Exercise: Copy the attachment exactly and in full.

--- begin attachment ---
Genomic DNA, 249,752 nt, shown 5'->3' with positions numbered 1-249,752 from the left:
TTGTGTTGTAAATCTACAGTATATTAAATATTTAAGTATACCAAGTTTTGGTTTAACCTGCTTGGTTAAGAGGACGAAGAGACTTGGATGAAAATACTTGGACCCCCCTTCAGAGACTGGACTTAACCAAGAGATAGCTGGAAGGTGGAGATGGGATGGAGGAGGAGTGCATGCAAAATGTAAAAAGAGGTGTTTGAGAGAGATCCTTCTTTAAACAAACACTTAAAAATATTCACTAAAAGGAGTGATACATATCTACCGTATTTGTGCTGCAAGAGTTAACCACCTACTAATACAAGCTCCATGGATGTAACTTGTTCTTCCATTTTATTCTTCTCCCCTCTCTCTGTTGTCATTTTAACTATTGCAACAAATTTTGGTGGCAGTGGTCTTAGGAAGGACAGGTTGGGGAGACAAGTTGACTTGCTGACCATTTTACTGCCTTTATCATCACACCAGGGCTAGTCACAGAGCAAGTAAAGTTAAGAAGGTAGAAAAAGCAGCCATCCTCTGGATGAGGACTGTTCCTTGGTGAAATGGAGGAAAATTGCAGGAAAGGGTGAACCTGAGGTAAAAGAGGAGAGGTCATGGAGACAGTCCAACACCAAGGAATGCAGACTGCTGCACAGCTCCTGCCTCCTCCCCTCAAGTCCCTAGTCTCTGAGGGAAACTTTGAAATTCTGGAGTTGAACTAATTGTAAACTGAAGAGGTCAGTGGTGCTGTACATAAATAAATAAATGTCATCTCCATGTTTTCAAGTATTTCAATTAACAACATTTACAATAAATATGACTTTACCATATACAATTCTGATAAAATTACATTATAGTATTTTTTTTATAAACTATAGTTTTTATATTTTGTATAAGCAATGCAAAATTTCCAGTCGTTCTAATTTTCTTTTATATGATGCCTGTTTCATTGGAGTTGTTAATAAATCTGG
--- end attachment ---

Genomic DNA, 249,752 nt, shown 5'->3' with positions numbered 1-249,752 from the left:
TTGTGTTGTAAATCTACAGTATATTAAATATTTAAGTATACCAAGTTTTGGTTTAACCTGCTTGGTTAAGAGGACGAAGAGACTTGGATGAAAATACTTGGACCCCCCTTCAGAGACTGGACTTAACCAAGAGATAGCTGGAAGGTGGAGATGGGATGGAGGAGGAGTGCATGCAAAATGTAAAAAGAGGTGTTTGAGAGAGATCCTTCTTTAAACAAACACTTAAAAATATTCACTAAAAGGAGTGATACATATCTACCGTATTTGTGCTGCAAGAGTTAACCACCTACTAATACAAGCTCCATGGATGTAACTTGTTCTTCCATTTTATTCTTCTCCCCTCTCTCTGTTGTCATTTTAACTATTGCAACAAATTTTGGTGGCAGTGGTCTTAGGAAGGACAGGTTGGGGAGACAAGTTGACTTGCTGACCATTTTACTGCCTTTATCATCACACCAGGGCTAGTCACAGAGCAAGTAAAGTTAAGAAGGTAGAAAAAGCAGCCATCCTCTGGATGAGGACTGTTCCTTGGTGAAATGGAGGAAAATTGCAGGAAAGGGTGAACCTGAGGTAAAAGAGGAGAGGTCATGGAGACAGTCCAACACCAAGGAATGCAGACTGCTGCACAGCTCCTGCCTCCTCCCCTCAAGTCCCTAGTCTCTGAGGGAAACTTTGAAATTCTGGAGTTGAACTAATTGTAAACTGAAGAGGTCAGTGGTGCTGTACATAAATAAATAAATGTCATCTCCATGTTTTCAAGTATTTCAATTAACAACATTTACAATAAATATGACTTTACCATATACAATTCTGATAAAATTACATTATAGTATTTTTTTTATAAACTATAGTTTTTATATTTTGTATAAGCAATGCAAAATTTCCAGTCGTTCTAATTTTCTTTTATATGATGCCTGTTTCATTGGAGTTGTTAATAAATCTGG